Imagine a bacon-wrapped Ferrari. Still not better than our free technical reports.

DevOps Productivity Report Preview – How Much Production Failures Cost You

About a month ago, we launched our IT Productivity survey (take it if you haven’t already done so!) in order to gain insight into the day-to-day lives of IT folks, their processes and tools of choice that help improve productivity. Thus far, we have some interesting insights and I’d like to share one with you. But you’d better sit down for this, because once you actually figure out how much money you lose EVERY TIME you have app failures in production, you’ll get weak in the knees!

How often are recoveries needed due to failures in production?

The first thing to ask is “How often?” I posed this question to get a sense of how frequently teams need to recover apps from failures in production. After all, failures impact the business as a whole, potentially taking down customer-facing sites, business-critical systems and impacting brand and revenue.

We received a range of responses to this question. On average, the number of recoveries per month is 2.15 with a standard deviation of 3.73 and a median of 1. This means that in general, the number of critical failures is quite low with a select few from the sample that have frequent failures, thereby skewing the average.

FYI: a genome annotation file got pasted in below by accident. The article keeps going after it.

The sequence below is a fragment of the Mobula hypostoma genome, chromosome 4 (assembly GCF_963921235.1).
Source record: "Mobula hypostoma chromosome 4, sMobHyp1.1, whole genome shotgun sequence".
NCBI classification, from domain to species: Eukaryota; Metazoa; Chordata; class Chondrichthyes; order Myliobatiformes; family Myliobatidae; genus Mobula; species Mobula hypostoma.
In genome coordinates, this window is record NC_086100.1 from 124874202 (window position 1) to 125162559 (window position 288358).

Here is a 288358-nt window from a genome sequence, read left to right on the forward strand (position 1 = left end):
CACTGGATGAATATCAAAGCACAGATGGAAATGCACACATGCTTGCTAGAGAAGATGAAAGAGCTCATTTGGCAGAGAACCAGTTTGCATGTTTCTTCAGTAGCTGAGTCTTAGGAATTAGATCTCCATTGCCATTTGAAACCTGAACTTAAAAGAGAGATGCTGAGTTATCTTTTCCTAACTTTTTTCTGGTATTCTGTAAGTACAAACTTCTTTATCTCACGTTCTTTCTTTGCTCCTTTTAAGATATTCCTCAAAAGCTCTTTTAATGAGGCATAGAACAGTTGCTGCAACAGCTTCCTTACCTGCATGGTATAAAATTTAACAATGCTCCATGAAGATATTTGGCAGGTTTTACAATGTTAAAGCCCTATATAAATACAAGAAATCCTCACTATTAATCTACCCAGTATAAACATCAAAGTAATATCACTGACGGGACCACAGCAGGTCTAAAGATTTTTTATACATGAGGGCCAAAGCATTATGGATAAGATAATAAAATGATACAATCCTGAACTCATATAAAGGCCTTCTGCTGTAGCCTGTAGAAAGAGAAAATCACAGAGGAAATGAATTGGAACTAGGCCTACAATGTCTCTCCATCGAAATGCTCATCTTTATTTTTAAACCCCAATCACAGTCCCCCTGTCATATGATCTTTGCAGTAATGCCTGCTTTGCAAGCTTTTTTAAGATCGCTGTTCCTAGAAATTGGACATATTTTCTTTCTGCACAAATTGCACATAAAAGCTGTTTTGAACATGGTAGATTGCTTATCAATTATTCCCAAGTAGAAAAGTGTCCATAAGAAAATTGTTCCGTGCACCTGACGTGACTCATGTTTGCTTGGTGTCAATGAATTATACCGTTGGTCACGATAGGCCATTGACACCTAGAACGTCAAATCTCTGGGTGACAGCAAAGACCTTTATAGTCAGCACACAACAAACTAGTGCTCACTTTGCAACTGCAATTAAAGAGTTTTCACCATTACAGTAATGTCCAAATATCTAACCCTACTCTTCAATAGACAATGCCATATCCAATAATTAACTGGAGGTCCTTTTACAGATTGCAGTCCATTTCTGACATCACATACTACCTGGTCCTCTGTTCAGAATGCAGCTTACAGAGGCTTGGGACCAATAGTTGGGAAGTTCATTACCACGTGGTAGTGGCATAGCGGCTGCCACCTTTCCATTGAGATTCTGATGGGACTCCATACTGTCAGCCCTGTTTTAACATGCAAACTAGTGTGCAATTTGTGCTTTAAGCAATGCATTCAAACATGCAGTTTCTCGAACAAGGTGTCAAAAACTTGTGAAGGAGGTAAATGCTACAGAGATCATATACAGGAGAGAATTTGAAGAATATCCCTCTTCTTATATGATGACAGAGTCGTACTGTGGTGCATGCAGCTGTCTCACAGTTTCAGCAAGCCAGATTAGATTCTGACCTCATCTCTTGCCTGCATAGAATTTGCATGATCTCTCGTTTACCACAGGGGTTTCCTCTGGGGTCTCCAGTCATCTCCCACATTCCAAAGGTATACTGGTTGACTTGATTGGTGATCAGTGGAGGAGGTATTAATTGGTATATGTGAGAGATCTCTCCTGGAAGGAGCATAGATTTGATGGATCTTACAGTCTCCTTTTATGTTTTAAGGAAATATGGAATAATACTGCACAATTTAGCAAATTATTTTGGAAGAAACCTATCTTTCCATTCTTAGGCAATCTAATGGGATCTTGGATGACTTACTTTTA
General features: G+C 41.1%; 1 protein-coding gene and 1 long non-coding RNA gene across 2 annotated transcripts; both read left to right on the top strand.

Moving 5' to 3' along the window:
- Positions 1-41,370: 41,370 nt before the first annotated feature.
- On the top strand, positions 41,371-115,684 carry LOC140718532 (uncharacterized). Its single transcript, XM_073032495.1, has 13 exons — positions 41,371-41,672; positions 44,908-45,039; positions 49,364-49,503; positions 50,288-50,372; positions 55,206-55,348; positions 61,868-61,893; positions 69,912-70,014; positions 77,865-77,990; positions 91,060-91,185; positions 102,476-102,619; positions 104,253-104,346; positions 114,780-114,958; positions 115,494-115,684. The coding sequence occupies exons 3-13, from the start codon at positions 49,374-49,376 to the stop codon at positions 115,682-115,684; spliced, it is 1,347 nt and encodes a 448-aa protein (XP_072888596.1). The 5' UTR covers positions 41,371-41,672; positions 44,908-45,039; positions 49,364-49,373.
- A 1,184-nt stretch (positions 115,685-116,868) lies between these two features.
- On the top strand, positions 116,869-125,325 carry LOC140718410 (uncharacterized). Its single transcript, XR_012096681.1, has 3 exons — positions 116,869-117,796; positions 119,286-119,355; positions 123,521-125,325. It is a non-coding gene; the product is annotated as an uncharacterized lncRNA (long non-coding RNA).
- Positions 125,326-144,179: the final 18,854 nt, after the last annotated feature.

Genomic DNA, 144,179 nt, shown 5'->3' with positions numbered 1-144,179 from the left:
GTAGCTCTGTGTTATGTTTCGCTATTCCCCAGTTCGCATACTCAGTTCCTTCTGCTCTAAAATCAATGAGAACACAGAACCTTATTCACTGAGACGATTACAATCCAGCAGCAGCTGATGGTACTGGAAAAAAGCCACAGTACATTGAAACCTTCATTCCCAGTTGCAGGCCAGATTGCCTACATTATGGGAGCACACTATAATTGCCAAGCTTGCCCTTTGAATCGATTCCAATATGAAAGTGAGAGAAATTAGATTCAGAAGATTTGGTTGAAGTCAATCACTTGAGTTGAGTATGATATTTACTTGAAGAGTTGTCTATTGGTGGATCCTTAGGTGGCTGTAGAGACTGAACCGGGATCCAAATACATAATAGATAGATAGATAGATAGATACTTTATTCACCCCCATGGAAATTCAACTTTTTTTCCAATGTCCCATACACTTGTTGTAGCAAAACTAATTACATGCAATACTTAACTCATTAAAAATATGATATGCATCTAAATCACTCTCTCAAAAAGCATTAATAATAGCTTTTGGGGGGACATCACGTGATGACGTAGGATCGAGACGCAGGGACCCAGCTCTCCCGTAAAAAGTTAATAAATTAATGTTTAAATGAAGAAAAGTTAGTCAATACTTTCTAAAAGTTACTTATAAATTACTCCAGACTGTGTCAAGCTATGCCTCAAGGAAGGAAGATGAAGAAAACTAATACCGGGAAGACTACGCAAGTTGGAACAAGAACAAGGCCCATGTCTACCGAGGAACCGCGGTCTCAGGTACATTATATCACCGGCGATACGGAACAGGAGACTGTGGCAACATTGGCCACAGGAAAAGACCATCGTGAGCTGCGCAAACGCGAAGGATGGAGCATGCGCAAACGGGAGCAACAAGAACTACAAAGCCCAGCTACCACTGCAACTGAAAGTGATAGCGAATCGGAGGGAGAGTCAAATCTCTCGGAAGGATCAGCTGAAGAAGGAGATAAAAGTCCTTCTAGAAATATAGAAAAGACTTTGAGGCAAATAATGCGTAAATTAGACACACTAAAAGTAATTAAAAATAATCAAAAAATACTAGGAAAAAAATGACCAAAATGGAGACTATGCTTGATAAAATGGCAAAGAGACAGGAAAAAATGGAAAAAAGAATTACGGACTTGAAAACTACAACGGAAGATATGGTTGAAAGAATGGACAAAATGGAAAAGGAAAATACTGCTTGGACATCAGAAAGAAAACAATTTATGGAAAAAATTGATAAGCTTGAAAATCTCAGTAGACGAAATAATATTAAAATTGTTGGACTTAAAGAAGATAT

The cost of failures and slow recoveries

Around 52% of production failures take more than 30 minutes to recover from, and half of those take 60 minutes or longer! So on average, over half of apps, sites or services from the sample are down for at least 30 minutes, each time they fail in production. So if the site was an online store that averaged “X” dollars per hour or an ERP app that facilitated “X” amount of business, you can easily calculate the cost of failure for your business. And this does not include the cost of war rooms, overtime or employee morale.


Recovery processes are important, but what about testing?

Based on the sample, only 36% of recovery processes are tested! Fire drills and dry runs are critical to make sure that your recovery processes and scripts deliver results when your production environment really needs it. Or else, use LiveRebel :).

So where do you stand?


Looking for more?

Look out for our “DevOps Productivity Report” coming on April 9. We’ll showcase many more insights just like this for your reading pleasure. In the meantime, share your pain and experiences with bad or inefficient processes in your development-to-deployment pipeline in our survey. It takes about 10min to finish, but I bet you can do it in 6 minutes!

Feed us raw data plz